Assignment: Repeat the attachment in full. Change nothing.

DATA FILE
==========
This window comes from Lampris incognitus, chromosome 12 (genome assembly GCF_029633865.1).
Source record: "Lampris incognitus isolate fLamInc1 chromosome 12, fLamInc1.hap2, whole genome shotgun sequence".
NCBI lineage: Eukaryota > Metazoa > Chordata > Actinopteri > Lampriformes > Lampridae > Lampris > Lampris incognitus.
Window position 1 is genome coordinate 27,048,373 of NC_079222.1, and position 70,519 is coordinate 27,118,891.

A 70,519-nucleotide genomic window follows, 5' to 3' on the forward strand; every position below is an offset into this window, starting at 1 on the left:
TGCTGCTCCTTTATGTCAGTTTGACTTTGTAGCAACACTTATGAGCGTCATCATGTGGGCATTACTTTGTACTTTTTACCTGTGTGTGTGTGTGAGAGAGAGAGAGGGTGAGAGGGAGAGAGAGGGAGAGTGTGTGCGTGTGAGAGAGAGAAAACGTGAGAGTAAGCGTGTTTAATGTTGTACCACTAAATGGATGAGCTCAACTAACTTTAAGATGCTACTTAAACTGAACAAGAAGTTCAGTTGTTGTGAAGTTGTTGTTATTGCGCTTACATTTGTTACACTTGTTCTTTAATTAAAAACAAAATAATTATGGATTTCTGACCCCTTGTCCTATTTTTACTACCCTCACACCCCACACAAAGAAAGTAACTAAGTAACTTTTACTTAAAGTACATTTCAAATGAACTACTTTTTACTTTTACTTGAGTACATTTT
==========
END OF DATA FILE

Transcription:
This window comes from Lampris incognitus, chromosome 12 (genome assembly GCF_029633865.1).
Source record: "Lampris incognitus isolate fLamInc1 chromosome 12, fLamInc1.hap2, whole genome shotgun sequence".
NCBI lineage: Eukaryota > Metazoa > Chordata > Actinopteri > Lampriformes > Lampridae > Lampris > Lampris incognitus.
Window position 1 is genome coordinate 27,048,373 of NC_079222.1, and position 70,519 is coordinate 27,118,891.

A 70,519-nucleotide genomic window follows, 5' to 3' on the forward strand; every position below is an offset into this window, starting at 1 on the left:
TGCTGCTCCTTTATGTCAGTTTGACTTTGTAGCAACACTTATGAGCGTCATCATGTGGGCATTACTTTGTACTTTTTACCTGTGTGTGTGTGTGAGAGAGAGAGAGGGTGAGAGGGAGAGAGAGGGAGAGTGTGTGCGTGTGAGAGAGAGAAAACGTGAGAGTAAGCGTGTTTAATGTTGTACCACTAAATGGATGAGCTCAACTAACTTTAAGATGCTACTTAAACTGAACAAGAAGTTCAGTTGTTGTGAAGTTGTTGTTATTGCGCTTACATTTGTTACACTTGTTCTTTAATTAAAAACAAAATAATTATGGATTTCTGACCCCTTGTCCTATTTTTACTACCCTCACACCCCACACAAAGAAAGTAACTAAGTAACTTTTACTTAAAGTACATTTCAAATGAACTACTTTTTACTTTTACTTGAGTACATTTT